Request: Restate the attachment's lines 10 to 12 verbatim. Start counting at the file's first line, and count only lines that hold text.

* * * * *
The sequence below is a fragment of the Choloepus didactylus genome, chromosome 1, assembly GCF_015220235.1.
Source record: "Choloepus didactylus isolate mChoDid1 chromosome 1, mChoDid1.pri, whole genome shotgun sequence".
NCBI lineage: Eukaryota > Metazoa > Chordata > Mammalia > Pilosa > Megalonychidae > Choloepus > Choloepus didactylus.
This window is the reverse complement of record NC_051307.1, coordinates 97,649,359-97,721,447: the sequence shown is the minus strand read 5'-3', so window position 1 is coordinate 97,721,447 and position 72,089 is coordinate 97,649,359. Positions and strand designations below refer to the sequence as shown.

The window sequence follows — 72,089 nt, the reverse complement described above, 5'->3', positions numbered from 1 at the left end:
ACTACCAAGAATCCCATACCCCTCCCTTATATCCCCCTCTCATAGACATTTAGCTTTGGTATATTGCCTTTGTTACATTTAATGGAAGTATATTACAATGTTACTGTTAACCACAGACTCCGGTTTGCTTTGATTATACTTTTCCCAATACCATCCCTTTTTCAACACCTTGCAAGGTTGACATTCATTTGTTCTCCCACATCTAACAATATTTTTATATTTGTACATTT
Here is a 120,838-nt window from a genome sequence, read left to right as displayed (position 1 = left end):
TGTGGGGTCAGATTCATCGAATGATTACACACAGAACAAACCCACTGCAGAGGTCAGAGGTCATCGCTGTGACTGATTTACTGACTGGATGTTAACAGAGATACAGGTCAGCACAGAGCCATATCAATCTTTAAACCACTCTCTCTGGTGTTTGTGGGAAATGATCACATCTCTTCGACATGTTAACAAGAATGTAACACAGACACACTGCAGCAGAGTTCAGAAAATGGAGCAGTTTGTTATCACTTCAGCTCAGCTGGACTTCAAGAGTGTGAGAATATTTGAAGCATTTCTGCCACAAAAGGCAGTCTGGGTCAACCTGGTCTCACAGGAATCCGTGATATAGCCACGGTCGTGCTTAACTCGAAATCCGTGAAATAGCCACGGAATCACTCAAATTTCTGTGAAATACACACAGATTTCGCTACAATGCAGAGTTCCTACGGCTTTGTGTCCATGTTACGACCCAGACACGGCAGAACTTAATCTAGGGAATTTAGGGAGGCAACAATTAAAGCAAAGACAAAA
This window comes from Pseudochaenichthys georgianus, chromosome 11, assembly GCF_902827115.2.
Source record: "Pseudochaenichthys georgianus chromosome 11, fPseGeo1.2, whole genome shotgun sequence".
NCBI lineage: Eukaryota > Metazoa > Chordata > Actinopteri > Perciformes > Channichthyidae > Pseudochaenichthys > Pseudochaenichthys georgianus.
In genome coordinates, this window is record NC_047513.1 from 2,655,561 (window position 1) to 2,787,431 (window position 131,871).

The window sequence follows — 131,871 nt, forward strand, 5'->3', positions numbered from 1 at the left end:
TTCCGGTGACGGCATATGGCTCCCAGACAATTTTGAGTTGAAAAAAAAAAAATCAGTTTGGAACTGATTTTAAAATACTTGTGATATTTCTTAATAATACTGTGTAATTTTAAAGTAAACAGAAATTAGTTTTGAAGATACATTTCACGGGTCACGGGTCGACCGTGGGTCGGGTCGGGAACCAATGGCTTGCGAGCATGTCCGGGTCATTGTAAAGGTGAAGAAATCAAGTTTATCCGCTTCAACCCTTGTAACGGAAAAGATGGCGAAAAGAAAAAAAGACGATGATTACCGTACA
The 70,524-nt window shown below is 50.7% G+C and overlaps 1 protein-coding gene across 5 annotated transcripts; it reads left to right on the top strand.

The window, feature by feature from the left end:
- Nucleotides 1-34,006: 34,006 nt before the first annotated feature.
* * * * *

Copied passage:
Source record: "Pseudochaenichthys georgianus chromosome 11, fPseGeo1.2, whole genome shotgun sequence".
NCBI lineage: Eukaryota > Metazoa > Chordata > Actinopteri > Perciformes > Channichthyidae > Pseudochaenichthys > Pseudochaenichthys georgianus.
In genome coordinates, this window is record NC_047513.1 from 2,655,561 (window position 1) to 2,787,431 (window position 131,871).